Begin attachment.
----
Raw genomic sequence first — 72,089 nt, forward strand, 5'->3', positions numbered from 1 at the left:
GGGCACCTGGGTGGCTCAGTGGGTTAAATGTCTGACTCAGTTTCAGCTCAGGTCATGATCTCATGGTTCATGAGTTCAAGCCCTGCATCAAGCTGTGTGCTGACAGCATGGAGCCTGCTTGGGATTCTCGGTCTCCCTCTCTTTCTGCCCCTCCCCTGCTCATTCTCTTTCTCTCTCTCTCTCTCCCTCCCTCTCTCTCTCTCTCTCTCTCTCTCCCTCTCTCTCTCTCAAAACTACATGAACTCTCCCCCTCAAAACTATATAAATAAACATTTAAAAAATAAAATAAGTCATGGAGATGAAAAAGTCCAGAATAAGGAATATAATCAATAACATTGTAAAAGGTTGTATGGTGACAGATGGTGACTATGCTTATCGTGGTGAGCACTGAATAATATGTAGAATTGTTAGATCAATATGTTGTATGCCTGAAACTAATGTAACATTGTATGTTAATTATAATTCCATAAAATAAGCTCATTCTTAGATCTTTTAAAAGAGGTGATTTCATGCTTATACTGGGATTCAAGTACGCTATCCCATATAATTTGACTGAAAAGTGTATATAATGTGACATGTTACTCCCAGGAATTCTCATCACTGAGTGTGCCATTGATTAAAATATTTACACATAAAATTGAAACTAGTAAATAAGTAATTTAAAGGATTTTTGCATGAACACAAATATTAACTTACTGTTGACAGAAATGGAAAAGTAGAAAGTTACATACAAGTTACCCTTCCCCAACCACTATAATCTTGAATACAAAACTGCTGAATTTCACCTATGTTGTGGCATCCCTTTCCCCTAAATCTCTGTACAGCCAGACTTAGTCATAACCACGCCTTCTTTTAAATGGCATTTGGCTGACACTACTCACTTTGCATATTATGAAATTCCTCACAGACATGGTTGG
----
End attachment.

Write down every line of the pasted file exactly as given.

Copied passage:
Raw genomic sequence first — 72,089 nt, forward strand, 5'->3', positions numbered from 1 at the left:
GGGCACCTGGGTGGCTCAGTGGGTTAAATGTCTGACTCAGTTTCAGCTCAGGTCATGATCTCATGGTTCATGAGTTCAAGCCCTGCATCAAGCTGTGTGCTGACAGCATGGAGCCTGCTTGGGATTCTCGGTCTCCCTCTCTTTCTGCCCCTCCCCTGCTCATTCTCTTTCTCTCTCTCTCTCTCCCTCCCTCTCTCTCTCTCTCTCTCTCTCTCCCTCTCTCTCTCTCAAAACTACATGAACTCTCCCCCTCAAAACTATATAAATAAACATTTAAAAAATAAAATAAGTCATGGAGATGAAAAAGTCCAGAATAAGGAATATAATCAATAACATTGTAAAAGGTTGTATGGTGACAGATGGTGACTATGCTTATCGTGGTGAGCACTGAATAATATGTAGAATTGTTAGATCAATATGTTGTATGCCTGAAACTAATGTAACATTGTATGTTAATTATAATTCCATAAAATAAGCTCATTCTTAGATCTTTTAAAAGAGGTGATTTCATGCTTATACTGGGATTCAAGTACGCTATCCCATATAATTTGACTGAAAAGTGTATATAATGTGACATGTTACTCCCAGGAATTCTCATCACTGAGTGTGCCATTGATTAAAATATTTACACATAAAATTGAAACTAGTAAATAAGTAATTTAAAGGATTTTTGCATGAACACAAATATTAACTTACTGTTGACAGAAATGGAAAAGTAGAAAGTTACATACAAGTTACCCTTCCCCAACCACTATAATCTTGAATACAAAACTGCTGAATTTCACCTATGTTGTGGCATCCCTTTCCCCTAAATCTCTGTACAGCCAGACTTAGTCATAACCACGCCTTCTTTTAAATGGCATTTGGCTGACACTACTCACTTTGCATATTATGAAATTCCTCACAGACATGGTTGG